That will work fine.
19: Weighing food: Do I need to weigh everything?
Certainly not. However you do need to weigh some things, especially at the start. As a general guide, weigh your un-cooked meats and carbs and eyeball everything else. I weigh my rice, pasta, potatoes and meats, and just look on the packets for the macronutrient information for others. Get a small electronic kitchen scale. I never weigh vegetables.
Simply, if your urine is yellow then drink more. Of all the reason’s for this, the one you care about most is that it will help with fat burning. The liver plays an important role in fat metabolism. If I have understood correctly, if you don’t drink enough water then the kidneys can’t function at full capacity and thus the liver has to work to help them, decreasing the rate which fat can be metabolized.
You’ll definitely want to drink a good few cups to re-hydrate in the morning.
Yes but there is a time and a place for them. Real food is digested and absorbed more slowly thus getting your protein from meat is better than shakes because you’ll feel full for longer.
Aside from satiety reasons, we want protein to be absorbed slowly so that our blood is still swimming with aminos during the fast, preventing muscle catabolism. In terms of rates of digestion, real food is slowest (best for us), then casein protein (5-7 hrs) then whey protein (2-3hrs). If we drink a protein shake as part of a meal then the digestion will be slowed significantly and could conceivably be double this (though there have been no studies that I know of that measure rates of digestion with mixed food meals).
In practical terms what this means is if you can’t eat meat, are too lazy to cook it or are feeling too full to hit your protein numbers: 1) Casein goes with the last meal of the day. 2) Whey with the other meals. 3) It’s better to not drink them alone.
- Because we’ll be cycling carbs, and putting protein high, you’ll most likely be consuming less carbohydrate overall than you currently are.
- 1g of carbs digested takes with it 3-4g of water into the body. Thus, if we reduce carbs, “water weight” is lost in the beginning. This really varies on the individual though but it’ll usually happen all within the first week.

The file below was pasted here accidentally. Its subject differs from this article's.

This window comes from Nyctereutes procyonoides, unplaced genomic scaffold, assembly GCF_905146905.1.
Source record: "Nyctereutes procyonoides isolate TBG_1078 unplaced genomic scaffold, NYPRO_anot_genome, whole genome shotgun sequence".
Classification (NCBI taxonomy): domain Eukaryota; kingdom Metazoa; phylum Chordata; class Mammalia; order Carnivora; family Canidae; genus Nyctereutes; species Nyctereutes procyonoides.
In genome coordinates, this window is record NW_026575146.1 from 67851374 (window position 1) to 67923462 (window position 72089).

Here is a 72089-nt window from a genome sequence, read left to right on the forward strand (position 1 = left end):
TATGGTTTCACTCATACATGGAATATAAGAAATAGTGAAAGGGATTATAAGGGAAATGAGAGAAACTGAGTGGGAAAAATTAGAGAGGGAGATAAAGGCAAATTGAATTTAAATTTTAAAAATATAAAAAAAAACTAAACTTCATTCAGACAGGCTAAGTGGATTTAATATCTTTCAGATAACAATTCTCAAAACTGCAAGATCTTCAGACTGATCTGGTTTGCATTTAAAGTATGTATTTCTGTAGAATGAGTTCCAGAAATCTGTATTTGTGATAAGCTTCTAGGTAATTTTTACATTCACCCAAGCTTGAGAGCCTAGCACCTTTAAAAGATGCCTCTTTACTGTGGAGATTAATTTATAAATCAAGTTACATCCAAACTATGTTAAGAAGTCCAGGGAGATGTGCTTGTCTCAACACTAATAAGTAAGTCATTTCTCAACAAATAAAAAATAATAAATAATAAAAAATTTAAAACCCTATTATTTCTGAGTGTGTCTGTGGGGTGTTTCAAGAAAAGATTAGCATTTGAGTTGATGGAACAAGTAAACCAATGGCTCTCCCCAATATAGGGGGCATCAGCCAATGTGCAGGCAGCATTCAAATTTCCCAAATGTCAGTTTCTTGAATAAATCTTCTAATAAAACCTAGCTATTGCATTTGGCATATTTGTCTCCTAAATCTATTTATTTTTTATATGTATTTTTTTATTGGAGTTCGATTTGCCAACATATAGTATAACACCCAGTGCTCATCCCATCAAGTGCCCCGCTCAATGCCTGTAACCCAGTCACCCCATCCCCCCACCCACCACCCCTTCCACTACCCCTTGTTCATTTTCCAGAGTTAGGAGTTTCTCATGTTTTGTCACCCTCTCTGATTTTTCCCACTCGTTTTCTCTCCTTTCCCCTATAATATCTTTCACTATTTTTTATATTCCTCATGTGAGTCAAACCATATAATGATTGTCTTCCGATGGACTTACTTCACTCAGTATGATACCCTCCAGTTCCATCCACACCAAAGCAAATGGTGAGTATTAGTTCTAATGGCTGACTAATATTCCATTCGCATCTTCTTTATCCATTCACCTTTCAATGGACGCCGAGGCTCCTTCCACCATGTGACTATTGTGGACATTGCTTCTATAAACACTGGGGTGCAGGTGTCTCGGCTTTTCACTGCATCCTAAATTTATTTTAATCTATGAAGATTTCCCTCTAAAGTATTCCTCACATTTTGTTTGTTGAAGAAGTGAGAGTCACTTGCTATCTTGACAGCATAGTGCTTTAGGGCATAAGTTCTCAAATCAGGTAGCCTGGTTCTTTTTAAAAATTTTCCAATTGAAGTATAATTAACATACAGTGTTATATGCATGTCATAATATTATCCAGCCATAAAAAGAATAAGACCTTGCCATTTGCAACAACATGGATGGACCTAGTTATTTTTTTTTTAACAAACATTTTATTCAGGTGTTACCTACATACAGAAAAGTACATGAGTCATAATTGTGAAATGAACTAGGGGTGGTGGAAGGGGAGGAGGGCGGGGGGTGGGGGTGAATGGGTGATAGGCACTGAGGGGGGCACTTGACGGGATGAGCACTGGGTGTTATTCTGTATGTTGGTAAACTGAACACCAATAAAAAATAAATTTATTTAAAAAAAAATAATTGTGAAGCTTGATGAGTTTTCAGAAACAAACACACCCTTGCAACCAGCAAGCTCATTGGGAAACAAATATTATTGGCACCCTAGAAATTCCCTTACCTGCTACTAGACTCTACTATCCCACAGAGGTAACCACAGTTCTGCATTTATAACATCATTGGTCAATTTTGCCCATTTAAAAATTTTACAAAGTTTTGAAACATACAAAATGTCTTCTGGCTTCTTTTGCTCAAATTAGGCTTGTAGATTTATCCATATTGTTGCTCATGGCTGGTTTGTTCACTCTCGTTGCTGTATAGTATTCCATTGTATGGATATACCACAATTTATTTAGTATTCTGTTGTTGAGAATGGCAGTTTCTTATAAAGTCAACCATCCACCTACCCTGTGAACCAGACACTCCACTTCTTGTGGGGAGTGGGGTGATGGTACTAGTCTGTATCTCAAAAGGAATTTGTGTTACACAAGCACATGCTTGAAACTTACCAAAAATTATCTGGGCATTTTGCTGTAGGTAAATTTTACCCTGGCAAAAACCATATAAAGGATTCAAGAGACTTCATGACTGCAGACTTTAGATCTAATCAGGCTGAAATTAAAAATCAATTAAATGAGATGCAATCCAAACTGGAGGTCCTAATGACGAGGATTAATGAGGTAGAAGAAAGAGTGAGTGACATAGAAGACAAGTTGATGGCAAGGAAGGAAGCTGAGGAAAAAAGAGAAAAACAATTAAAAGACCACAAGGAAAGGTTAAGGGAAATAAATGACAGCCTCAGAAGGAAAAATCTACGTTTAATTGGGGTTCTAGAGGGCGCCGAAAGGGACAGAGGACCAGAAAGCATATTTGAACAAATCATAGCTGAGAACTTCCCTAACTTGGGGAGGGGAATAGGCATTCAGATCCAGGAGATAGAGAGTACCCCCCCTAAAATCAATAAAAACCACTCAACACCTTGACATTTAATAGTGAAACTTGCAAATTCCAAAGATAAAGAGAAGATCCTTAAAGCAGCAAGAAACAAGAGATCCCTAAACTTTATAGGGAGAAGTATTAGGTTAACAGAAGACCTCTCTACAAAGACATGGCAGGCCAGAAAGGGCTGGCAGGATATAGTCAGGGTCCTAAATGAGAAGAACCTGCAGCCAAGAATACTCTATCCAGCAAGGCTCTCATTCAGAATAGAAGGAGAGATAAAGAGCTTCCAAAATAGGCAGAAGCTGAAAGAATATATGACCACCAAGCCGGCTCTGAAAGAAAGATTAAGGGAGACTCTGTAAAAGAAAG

- Unscrupulous diet coaches or advertising do not mention this fact to people though and let them believe they had an incredible week.
- To take full advantage of the super-compensatory effect of the increased insulin sensitivity (increased uptake of carbs into muscles rather than fat) after workouts. (This effect also appears to be heightened by fasted training, and I’d like to see more research into this.)
- It acts to help combat some of the “negative” hormonal changes that take place when dieting.
Whether this actually works out to be technically a surplus of not in practice depends on the individuals circumstances and is quite complicated. Very generally fatter people need less on their training days. Explaining further than this is more complicated than I’m willing to get into detail with in the blog, though I’ll probably come back and add to the hormonal thing later. (Remember, I like brevity.)
Yes you can drink diet soda and it will not affect your diet despite what the Youtube videos say.
“I personally could not find any research showing a causal relationship between artificially sweetened soft drinks and weight gain, let alone research indicating a thyroid-mediated mechanism for this phenomenon. Among the research that does exist, the majority of studies lasting beyond the acute phase have demonstrated the superior effectiveness of artificially sweetened beverages to sugar-sweetened ones for weight loss. Therefore, the claim that diet soft drinks cause weight gain is nothing but a false alarm.” - Alan Aragon, from his brilliant monthly Research Review.
Tea and coffee contain no calories so they are fine. A splash of milk in your coffee(s) in the mornings is fine too, but don’t put sugar in there. Try and keep the total calories under 50kCal.